Wednesday, October 5, 2016

Thursday, August 11, 2016

Aug 20: Stanley Burns speaks at new Gettysburg PA medical museum

From: Stanley Burns

I will be giving the inaugural address at the opening of a new Civil War medical museum in Gettysburg, at the The Daniel Lady Farm. The farm and Barn was a Confederate staging area during the battle and now will be dedicated as part a new medical museum. I will be lecturing and also supervising an amputation. There will be re-enactors for various events.

The Daniel Lady farm on July 2, 1863  served as a staging area for Major General Edward Johnson's divisions of Confederate regiments for the attack on the Union Flank at Culps Hill. The farm was converted to a field hospital by July 3rd for seriously wounded Confederates who were then left at the hospital as the Confederates retreated south after the battle.

I will be lecturing on the amazing medical photographs of wounded soldiers taken by Dr Reed Brockway Bontecou, Surgeon-In-Charge of Harewood US Army General Hospital Washington DC, as well as my work as the on set medical consultant to PBS's Civil War drama, Mercy Street.

Tuesday, June 14, 2016

June 22: NLM James H. Cassedy History of Medicine Lecture

Dear Colleagues,


You are cordially invited to the next NLM History of Medicine lecture, to be held on Wednesday, June 22, from 2 pm to 3pm in the NLM Lister Hill Auditorium, Building 38A, National Library of Medicine, Bethesda, MD.  For this year's James H. Cassedy Memorial Lecture, W. Bruce Fye, MD, MA, Emeritus Professor of Medicine and the History of Medicine, Mayo Clinic, Rochester, Minnesota, will speak on "The Origins and Evolution of the Mayo Clinic from 1864 to 1939: A Minnesota Family Practice Becomes an International 'Medical Mecca'"

This presentation will describe the origins and international impact of the Mayo Clinic through 1939, the year that William J. and Charles H. Mayo died. Multispecialty group practice was invented at Mayo at the beginning of the twentieth century. A visiting Canadian surgeon wrote in 1906, "Specialization and cooperation, with the best that can be had in each department, is here the motto. Cannot these principles be tried elsewhere?" Dr. Fye will address the Mayo Clinic's major (and underappreciated) role in the development of rigorous postgraduate (specialty) training. Unlike traditional academic medical centers that emphasize research, Mayo's main mission has always been patient care. This patient-centered activity has been undertaken in an environment enriched by extensive programs devoted to specialty training and clinical research. The clinic's long-standing culture of collaboration is cited as one of the key ingredients of its success.

This lecture will be live-streamed globally, and subsequently archived, by NIH VideoCasting:


All are welcome.


Sign language interpretation is provided. Individuals with disabilities who need reasonable accommodation to participate may contact Stephen Greenberg at 301-435-4995, e-mail, or the Federal Relay (1-800-877-8339).


In addition, we warmly welcome you to visit our blog, "Circulating Now," where you can learn more about the collections and related programs of the History of Medicine Division of the NLM:


Here also you can read interviews with previous lecturers:


Due to current security measures at NIH, off-campus visitors are advised to consult the NLM Visitors and Security website:


Sponsored by:

NLM's History of Medicine Division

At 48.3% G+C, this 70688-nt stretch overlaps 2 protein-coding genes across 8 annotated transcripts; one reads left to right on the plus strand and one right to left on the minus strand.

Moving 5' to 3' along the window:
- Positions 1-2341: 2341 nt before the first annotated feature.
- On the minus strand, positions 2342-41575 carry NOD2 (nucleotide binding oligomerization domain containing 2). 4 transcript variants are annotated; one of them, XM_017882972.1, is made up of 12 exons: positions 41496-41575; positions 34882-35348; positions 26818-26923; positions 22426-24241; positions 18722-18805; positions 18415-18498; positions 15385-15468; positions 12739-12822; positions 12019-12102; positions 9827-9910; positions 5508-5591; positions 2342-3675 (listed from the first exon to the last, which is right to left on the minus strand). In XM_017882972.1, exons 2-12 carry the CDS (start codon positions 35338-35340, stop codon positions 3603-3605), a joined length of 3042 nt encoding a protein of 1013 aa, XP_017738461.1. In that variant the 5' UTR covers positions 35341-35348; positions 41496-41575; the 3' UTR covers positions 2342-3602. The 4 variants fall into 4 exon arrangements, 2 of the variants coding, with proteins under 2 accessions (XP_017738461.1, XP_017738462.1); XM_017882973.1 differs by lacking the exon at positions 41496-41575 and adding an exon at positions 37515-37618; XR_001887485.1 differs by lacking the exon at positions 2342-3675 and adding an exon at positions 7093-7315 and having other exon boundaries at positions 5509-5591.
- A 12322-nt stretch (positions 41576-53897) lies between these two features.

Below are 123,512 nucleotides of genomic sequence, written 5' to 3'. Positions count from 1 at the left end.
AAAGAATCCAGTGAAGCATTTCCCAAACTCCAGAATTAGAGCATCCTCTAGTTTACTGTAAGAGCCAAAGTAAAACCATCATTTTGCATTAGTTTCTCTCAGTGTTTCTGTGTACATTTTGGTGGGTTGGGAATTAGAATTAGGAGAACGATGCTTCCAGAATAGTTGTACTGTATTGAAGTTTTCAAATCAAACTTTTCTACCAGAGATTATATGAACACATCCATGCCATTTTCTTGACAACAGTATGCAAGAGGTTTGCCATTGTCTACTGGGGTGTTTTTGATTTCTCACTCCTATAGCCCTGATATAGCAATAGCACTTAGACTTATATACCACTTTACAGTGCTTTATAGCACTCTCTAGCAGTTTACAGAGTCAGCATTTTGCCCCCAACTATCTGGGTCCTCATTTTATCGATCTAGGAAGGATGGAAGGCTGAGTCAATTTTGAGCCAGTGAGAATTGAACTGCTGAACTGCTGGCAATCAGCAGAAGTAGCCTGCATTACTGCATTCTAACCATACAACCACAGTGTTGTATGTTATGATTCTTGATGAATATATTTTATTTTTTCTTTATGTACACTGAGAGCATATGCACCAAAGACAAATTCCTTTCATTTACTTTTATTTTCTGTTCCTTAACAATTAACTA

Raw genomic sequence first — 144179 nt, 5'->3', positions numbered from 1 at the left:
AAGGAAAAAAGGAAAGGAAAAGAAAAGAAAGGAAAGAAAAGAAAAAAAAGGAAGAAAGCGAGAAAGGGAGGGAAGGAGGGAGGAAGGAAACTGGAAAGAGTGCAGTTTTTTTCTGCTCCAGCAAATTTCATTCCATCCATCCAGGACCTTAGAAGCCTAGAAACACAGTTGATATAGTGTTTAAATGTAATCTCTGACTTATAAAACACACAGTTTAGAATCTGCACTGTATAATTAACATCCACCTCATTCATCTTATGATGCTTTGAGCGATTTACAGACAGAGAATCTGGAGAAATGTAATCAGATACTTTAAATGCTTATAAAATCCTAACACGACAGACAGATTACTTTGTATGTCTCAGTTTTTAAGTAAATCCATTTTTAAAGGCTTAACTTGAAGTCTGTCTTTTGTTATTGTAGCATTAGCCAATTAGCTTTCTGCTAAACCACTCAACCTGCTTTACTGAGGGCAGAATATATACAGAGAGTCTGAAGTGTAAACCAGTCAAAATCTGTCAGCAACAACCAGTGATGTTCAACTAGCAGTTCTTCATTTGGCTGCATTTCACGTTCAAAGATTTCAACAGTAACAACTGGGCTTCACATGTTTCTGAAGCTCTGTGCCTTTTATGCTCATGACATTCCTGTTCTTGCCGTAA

Jeffrey S. Reznick, PhD, Chief


Event contact:

Stephen J. Greenberg, MSLS, PhD

Coordinator of Public Services

History of Medicine Division

National Library of Medicine, NIH



Friday, June 10, 2016

Job opening at NMHM

Medical Museum Job announcement:
There is a rare opening at the National Museum of Health and Medicine (NMHM) for someone with the right combination of skills (osteology, anatomy, museum collections management.) Application period closes June 22.


Defense Health Agency

Monday, May 16, 2016

Edinburgh University's Anatomical Museum has an app

Grisly medical museum opens to virtual world for first time

STV  May 16 2016

The Macabre artefacts from Scotland's medical history will be virtually on show for the first time.

Thursday, May 5, 2016

The 2016 Spurgeon Neel Award open for submissions

 The Army Medical Department Museum Foundation is pleased to announce the 2016 Spurgeon Neel Annual Award competition for a paper of 5,000 words or less that best exemplifies the history, legacy, and traditions of the Army Medical Department.

Named in honor of Major General (Retired) Spurgeon H. Neel, first Commanding General of Health Services Command (now U.S. Army Medical Command), the award competition is open to all federal employees, military and civilian, as well as nongovernmental civilian authors. More information about MG (Ret) Neel can be found at

The AMEDD Museum Foundation will present a special medallion award and a $500 monetary prize to the winner at a Foundation-sponsored event early in 2017. The winning submission will be published in the AMEDD Journal during 2017.

All manuscripts must be submitted to the AMEDD Museum Foundation by September 30, 2016. At the time of submission, a manuscript must be original work and not pending publication in any other periodical. It must conform to the Writing and Submission Guidance of the AMEDD Journal, and must relate to the history, legacy, and/or traditions of the Army Medical Department. Manuscripts will be reviewed and evaluated by a six-member board with representatives from the AMEDD Museum Foundation, the AMEDD Center of History and Heritage, and the AMEDD Journal. The winning manuscript will be selected and announced in December 2016.

Submit manuscripts to  Additional details concerning the Spurgeon Neel Annual Award may be obtained by contacting Mrs. Sue McMasters at the AMEDD Museum Foundation, 210-226-0265.